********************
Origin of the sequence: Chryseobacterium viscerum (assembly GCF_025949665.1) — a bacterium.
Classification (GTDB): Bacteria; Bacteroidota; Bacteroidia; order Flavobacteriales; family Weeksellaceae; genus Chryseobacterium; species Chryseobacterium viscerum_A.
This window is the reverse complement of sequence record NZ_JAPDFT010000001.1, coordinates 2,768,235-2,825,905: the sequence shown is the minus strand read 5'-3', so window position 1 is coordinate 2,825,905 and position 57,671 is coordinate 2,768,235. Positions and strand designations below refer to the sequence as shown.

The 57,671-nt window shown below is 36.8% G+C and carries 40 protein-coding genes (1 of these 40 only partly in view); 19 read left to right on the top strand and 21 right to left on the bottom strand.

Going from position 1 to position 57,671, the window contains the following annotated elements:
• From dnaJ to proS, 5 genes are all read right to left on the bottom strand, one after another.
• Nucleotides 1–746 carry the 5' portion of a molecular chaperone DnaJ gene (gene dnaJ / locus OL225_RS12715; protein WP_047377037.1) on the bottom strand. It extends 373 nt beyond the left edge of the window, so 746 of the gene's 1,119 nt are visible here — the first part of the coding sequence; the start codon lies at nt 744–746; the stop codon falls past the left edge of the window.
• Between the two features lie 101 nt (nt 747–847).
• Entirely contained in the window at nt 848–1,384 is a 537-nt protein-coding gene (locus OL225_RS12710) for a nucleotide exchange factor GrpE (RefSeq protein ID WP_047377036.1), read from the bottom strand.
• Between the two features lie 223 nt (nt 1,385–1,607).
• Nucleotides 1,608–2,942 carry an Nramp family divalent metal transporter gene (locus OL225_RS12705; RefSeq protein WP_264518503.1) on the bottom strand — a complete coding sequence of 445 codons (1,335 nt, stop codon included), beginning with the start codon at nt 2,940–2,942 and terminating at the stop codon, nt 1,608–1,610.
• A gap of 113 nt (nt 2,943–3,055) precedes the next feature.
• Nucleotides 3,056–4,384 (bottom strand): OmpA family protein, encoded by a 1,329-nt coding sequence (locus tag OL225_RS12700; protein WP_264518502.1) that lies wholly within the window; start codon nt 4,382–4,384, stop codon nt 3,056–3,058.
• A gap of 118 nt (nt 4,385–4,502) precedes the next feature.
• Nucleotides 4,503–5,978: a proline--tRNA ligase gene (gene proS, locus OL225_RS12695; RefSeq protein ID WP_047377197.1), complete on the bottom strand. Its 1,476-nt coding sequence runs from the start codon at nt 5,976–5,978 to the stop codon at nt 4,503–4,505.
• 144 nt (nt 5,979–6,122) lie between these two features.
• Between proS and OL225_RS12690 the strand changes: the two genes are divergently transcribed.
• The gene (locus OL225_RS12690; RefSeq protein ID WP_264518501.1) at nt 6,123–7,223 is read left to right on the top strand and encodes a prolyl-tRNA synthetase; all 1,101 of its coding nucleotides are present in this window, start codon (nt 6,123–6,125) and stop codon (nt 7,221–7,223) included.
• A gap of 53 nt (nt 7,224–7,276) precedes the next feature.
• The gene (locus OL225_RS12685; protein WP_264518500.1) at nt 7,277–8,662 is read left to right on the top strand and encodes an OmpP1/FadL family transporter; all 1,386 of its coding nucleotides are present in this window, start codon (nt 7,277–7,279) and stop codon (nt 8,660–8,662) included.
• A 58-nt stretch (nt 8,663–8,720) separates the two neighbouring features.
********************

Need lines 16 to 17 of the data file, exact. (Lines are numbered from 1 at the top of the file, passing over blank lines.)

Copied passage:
• 144 nt (nt 5,979–6,122) lie between these two features.
• Between proS and OL225_RS12690 the strand changes: the two genes are divergently transcribed.